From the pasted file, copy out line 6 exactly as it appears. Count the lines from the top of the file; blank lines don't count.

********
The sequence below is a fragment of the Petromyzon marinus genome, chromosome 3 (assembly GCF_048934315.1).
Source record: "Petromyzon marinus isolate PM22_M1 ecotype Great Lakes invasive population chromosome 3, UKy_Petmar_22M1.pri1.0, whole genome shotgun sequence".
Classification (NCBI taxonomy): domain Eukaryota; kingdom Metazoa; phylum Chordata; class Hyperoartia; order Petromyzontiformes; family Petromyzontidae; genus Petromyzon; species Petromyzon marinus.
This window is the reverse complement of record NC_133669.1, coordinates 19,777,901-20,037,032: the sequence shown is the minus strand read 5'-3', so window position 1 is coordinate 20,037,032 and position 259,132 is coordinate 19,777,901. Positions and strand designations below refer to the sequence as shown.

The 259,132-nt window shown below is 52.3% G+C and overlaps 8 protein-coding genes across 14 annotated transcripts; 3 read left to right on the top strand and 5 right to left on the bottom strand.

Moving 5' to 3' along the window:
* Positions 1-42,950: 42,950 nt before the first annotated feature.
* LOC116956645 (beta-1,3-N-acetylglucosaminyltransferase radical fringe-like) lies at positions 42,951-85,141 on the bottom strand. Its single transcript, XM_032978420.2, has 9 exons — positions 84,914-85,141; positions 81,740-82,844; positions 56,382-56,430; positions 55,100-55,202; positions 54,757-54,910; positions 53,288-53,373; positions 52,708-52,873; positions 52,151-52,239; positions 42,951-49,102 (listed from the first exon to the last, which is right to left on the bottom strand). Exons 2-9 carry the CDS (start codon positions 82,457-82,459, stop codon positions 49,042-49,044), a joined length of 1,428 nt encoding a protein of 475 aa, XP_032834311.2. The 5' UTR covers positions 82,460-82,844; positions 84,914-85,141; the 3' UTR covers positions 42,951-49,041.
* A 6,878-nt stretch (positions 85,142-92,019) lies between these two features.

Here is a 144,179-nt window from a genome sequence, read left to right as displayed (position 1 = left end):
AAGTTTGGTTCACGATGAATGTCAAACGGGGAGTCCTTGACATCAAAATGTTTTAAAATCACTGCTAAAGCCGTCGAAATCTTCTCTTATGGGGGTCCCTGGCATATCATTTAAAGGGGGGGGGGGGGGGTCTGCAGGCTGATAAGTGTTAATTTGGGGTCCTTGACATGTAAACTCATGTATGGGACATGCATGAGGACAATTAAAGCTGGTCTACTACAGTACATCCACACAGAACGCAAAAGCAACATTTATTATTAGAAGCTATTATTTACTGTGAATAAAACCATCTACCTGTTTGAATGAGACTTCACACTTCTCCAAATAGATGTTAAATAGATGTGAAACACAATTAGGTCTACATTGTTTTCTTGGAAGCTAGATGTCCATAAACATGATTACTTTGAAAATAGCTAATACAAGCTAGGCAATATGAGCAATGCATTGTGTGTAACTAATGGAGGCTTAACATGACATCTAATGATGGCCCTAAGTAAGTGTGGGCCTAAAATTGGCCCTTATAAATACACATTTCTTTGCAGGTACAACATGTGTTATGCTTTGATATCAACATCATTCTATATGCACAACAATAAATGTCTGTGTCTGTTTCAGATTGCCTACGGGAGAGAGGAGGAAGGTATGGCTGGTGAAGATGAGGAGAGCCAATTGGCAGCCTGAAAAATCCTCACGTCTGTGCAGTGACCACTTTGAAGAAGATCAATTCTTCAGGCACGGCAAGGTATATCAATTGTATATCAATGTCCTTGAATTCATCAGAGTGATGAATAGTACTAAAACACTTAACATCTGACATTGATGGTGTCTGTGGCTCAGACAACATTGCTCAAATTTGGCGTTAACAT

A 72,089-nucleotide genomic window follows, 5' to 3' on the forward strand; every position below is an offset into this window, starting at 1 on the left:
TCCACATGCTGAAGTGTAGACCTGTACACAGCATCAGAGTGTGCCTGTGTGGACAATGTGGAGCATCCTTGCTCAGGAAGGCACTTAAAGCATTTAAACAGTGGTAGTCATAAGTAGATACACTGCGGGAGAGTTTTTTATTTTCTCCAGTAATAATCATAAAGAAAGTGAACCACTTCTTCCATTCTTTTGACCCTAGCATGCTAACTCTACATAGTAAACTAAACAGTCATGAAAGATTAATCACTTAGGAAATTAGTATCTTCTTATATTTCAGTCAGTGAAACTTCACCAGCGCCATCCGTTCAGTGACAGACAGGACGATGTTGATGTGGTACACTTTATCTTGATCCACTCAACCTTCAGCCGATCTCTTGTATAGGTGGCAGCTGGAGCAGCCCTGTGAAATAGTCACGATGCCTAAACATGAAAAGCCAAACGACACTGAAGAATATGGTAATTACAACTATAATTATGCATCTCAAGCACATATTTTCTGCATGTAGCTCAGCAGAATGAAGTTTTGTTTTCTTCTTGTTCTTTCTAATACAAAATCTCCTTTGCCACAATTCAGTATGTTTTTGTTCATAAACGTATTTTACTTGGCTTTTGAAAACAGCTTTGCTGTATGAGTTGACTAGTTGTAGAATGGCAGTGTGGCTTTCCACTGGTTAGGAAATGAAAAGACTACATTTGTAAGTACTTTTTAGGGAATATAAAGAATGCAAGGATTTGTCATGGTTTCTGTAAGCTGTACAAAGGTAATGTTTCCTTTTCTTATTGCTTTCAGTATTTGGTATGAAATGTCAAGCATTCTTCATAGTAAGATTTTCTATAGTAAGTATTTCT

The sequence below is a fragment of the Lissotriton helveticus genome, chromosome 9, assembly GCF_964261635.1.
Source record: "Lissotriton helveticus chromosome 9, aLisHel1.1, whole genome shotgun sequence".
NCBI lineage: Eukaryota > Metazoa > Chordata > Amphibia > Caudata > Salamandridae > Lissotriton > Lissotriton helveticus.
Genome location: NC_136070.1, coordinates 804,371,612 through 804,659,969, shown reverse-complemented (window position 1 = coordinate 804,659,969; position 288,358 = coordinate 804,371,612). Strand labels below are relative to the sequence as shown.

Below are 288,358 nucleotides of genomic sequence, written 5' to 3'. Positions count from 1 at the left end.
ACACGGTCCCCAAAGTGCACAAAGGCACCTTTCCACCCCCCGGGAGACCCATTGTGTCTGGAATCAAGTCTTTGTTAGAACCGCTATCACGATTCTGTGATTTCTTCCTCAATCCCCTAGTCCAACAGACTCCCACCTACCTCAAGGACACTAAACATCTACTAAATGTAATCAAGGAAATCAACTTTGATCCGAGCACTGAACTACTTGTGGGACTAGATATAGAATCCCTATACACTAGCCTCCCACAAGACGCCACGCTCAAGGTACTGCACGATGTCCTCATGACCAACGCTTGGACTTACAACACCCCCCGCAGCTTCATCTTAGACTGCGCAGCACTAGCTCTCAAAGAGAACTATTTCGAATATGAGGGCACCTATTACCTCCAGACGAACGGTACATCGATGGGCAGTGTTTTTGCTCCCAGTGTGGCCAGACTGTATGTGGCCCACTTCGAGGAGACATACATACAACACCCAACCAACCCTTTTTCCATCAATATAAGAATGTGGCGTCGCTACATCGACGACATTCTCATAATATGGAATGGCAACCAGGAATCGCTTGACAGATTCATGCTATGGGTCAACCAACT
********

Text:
Moving 5' to 3' along the window: